Accident-tolerant fuel test samples are prepared for irradiation at INL's Advanced Test Reactor Test Train Assembly Facility. Higher performance nuclear fuels could allow use in a reactor for longer periods of time along with enhanced tolerance to severe accident conditions. The summer of 2014 marked an important milestone toward development of nuclear fuel with enhanced accident-tolerant characteristics.

    For several years, researchers in laboratories across the U.S. have designed, fabricated and tested a host of novel nuclear fuels and cladding materials (enclosed tubes that house the fuel). Now, testing of promising fuels and materials with enhanced accident tolerant characteristics is commencing in a U.S. nuclear test reactor.

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  • Dark Energy Camera unveils small objects in solar system

    The 570-megapixel Dark Energy Camera. The 570-megapixel Dark Energy Camera, built at DOE’s Fermilab and mounted on the 4-meter Victor Blanco Telescope in Chile, delivers some of the most detailed images of celestial objects. While about a third of the camera’s observing time goes to scientists working on the Dark Energy Survey, dozens of other teams share the remaining time. While the majority of them focus on observing objects far away, five groups recently highlighted in Symmetry magazine are investigating things close to Earth, looking for “space junk” that could damage satellites, large rocks that could hit Earth and other objects traversing our solar system.

    Stony Brook University’s Aren Heinze and the University of Western Ontario’s Stanimir Metchev use DECam images to look for undiscovered members of our solar system’s main asteroid belt, which sits between Mars and Jupiter. They stack more than 100 images taken in less than two minutes to detect the positions, motions and brightnesses of asteroids not seen before.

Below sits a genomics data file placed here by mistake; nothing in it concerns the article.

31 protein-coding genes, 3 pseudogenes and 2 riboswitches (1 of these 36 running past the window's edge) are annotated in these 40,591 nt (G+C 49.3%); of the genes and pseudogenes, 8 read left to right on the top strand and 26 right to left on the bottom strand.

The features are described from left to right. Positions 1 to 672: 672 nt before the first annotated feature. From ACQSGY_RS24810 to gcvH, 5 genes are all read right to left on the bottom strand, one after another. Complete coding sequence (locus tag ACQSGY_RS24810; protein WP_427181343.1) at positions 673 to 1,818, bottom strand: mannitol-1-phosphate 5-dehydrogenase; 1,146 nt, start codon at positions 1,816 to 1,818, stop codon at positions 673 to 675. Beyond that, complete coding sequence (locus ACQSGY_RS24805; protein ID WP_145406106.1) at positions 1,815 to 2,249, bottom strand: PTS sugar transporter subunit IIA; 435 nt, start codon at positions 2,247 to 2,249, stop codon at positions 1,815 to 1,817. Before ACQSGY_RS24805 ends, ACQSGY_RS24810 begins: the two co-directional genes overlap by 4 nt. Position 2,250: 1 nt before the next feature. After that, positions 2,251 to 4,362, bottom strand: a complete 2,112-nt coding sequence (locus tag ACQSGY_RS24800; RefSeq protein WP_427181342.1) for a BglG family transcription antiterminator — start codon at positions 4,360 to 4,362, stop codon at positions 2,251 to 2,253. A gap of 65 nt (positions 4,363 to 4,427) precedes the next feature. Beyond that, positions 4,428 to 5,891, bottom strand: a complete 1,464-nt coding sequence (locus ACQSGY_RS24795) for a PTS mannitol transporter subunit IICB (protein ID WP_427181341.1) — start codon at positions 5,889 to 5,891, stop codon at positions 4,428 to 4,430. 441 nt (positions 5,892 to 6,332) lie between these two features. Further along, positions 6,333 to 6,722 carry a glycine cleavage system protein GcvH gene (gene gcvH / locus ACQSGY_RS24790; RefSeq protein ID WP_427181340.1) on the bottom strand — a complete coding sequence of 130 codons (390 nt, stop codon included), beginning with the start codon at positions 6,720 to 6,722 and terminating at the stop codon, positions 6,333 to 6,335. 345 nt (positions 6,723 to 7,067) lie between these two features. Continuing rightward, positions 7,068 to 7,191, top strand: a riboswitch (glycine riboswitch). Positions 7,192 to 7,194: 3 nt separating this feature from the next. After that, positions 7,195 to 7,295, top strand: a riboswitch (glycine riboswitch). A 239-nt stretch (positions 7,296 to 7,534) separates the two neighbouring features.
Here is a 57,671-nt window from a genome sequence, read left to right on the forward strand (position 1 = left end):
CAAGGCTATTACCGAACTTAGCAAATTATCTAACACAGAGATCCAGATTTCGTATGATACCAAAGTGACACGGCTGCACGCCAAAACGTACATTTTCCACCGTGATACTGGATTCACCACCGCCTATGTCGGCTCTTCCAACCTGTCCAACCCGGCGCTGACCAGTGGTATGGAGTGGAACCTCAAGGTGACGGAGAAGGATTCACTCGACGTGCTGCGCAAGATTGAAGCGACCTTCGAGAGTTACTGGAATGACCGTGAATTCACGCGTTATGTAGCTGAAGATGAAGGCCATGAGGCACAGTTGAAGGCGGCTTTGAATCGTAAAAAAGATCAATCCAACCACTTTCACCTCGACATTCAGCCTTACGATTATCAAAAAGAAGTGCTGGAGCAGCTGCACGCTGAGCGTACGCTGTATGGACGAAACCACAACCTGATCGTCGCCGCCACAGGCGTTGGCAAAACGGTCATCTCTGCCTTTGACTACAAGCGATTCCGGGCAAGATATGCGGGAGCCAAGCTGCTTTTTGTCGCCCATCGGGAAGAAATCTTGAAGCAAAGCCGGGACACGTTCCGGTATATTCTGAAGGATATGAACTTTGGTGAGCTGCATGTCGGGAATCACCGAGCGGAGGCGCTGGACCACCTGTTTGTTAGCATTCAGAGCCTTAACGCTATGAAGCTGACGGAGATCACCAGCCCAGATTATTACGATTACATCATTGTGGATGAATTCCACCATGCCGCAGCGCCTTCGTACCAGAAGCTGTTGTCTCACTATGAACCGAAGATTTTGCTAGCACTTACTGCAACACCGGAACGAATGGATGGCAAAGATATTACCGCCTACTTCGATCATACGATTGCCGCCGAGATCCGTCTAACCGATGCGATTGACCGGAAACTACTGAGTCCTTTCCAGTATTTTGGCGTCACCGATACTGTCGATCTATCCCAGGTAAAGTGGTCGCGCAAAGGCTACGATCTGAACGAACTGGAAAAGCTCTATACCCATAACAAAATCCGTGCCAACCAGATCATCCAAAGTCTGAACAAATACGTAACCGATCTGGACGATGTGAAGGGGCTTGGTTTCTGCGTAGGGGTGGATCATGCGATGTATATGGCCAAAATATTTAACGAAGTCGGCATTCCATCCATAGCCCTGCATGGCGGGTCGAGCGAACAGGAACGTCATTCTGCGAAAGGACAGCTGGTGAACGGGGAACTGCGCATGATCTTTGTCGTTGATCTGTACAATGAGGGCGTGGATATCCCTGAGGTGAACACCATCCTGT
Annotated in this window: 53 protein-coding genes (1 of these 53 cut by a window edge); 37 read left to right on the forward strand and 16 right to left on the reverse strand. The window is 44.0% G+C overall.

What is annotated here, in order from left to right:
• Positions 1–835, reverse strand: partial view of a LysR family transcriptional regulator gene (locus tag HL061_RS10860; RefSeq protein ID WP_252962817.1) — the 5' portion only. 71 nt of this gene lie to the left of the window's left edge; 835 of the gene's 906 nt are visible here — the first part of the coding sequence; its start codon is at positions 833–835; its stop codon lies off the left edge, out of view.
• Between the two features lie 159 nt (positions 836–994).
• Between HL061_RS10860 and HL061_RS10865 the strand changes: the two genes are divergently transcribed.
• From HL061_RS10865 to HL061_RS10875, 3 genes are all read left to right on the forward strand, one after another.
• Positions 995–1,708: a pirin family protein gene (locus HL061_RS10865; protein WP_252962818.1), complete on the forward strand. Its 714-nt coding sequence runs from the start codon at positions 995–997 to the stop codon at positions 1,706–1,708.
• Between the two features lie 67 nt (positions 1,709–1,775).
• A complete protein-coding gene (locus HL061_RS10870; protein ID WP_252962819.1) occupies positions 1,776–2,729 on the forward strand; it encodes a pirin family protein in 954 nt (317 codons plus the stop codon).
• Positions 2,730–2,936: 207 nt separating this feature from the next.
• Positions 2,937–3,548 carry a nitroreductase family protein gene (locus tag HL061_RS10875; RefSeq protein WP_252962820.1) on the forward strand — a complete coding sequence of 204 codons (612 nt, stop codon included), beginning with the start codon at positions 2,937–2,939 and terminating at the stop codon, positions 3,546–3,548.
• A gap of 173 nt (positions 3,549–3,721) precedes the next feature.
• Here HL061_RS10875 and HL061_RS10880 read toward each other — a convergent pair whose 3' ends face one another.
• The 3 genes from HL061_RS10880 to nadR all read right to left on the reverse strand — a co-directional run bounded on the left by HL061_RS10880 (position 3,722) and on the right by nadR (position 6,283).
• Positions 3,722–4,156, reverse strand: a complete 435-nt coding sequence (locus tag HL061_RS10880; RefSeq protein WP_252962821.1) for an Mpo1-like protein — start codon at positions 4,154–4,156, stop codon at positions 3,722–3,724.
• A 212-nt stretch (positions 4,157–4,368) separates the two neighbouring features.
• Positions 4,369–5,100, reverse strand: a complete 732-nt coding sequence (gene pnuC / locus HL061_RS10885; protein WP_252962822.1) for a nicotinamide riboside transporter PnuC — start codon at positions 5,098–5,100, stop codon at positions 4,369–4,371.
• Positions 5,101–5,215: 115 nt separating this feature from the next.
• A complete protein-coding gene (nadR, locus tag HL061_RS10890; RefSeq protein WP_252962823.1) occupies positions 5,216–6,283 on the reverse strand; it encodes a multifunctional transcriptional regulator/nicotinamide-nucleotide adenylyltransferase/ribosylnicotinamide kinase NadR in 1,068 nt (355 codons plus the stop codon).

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  • Growing high-efficiency perovskite solar cells

    Scientists Aditya Mohite, left, and Wanyi Nie are perfecting a crystal production technique to improve perovskite crystal production for solar cells at Los Alamos National Laboratory. Recently in the journal Science, researchers at DOE's Los Alamos National Laboratory revealed a new solution-based hot-casting technique that allows growth of highly efficient and reproducible solar cells from large-area perovskite crystals.

    “These perovskite crystals offer promising routes for developing low-cost, solar-based, clean global energy solutions for the future,” said Aditya Mohite, the Los Alamos scientist leading the project.

    State-of-the-art photovoltaics using high-purity, large-area, wafer-scale single-crystalline semiconductors grown by sophisticated, high temperature crystal-growth processes are seen as the future of efficient solar technology. Solar cells composed of organic-inorganic perovskites offer efficiencies approaching that of silicon, but they have been plagued with some important deficiencies limiting their commercial viability. It is this failure that the Los Alamos technique successfully corrects.